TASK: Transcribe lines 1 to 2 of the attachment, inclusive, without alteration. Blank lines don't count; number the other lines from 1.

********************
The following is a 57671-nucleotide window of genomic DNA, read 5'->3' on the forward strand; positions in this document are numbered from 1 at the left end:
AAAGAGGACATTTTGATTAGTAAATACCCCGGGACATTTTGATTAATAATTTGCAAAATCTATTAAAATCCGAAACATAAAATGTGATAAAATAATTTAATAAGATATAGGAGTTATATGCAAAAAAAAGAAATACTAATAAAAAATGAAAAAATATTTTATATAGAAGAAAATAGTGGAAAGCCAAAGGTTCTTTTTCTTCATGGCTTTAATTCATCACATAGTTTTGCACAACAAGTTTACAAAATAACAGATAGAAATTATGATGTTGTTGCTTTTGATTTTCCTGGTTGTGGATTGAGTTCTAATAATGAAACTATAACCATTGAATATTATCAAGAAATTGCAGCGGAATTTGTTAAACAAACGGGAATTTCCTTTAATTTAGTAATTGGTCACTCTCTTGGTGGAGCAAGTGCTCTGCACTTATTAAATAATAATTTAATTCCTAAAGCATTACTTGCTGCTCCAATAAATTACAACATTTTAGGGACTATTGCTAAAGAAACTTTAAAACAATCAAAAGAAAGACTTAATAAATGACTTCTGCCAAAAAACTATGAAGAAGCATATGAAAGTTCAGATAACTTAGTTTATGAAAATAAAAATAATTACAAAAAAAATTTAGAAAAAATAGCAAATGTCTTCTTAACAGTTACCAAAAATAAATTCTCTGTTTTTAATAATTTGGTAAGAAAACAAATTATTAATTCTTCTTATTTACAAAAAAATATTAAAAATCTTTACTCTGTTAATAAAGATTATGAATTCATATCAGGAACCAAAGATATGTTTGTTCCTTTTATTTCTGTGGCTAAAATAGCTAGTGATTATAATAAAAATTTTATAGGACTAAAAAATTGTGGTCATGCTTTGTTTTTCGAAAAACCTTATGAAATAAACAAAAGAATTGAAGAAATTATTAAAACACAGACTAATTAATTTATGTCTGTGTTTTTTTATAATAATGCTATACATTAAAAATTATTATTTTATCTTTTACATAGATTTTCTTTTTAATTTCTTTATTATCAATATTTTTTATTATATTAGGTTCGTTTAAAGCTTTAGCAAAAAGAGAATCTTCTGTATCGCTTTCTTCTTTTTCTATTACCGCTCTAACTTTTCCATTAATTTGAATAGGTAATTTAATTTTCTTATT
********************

The following is a 57671-nucleotide window of genomic DNA, read 5'->3' on the forward strand; positions in this document are numbered from 1 at the left end:
AAAGAGGACATTTTGATTAGTAAATACCCCGGGACATTTTGATTAATAATTTGCAAAATCTATTAAAATCCGAAACATAAAATGTGATAAAATAATTTAATAAGATATAGGAGTTATATGCAAAAAAAAGAAATACTAATAAAAAATGAAAAAATATTTTATATAGAAGAAAATAGTGGAAAGCCAAAGGTTCTTTTTCTTCATGGCTTTAATTCATCACATAGTTTTGCACAACAAGTTTACAAAATAACAGATAGAAATTATGATGTTGTTGCTTTTGATTTTCCTGGTTGTGGATTGAGTTCTAATAATGAAACTATAACCATTGAATATTATCAAGAAATTGCAGCGGAATTTGTTAAACAAACGGGAATTTCCTTTAATTTAGTAATTGGTCACTCTCTTGGTGGAGCAAGTGCTCTGCACTTATTAAATAATAATTTAATTCCTAAAGCATTACTTGCTGCTCCAATAAATTACAACATTTTAGGGACTATTGCTAAAGAAACTTTAAAACAATCAAAAGAAAGACTTAATAAATGACTTCTGCCAAAAAACTATGAAGAAGCATATGAAAGTTCAGATAACTTAGTTTATGAAAATAAAAATAATTACAAAAAAAATTTAGAAAAAATAGCAAATGTCTTCTTAACAGTTACCAAAAATAAATTCTCTGTTTTTAATAATTTGGTAAGAAAACAAATTATTAATTCTTCTTATTTACAAAAAAATATTAAAAATCTTTACTCTGTTAATAAAGATTATGAATTCATATCAGGAACCAAAGATATGTTTGTTCCTTTTATTTCTGTGGCTAAAATAGCTAGTGATTATAATAAAAATTTTATAGGACTAAAAAATTGTGGTCATGCTTTGTTTTTCGAAAAACCTTATGAAATAAACAAAAGAATTGAAGAAATTATTAAAACACAGACTAATTAATTTATGTCTGTGTTTTTTTATAATAATGCTATACATTAAAAATTATTATTTTATCTTTTACATAGATTTTCTTTTTAATTTCTTTATTATCAATATTTTTTATTATATTAGGTTCGTTTAAAGCTTTAGCAAAAAGAGAATCTTCTGTATCGCTTTCTTCTTTTTCTATTACCGCTCTAACTTTTCCATTAATTTGAATAGGTAATTTAATTTTCTTATT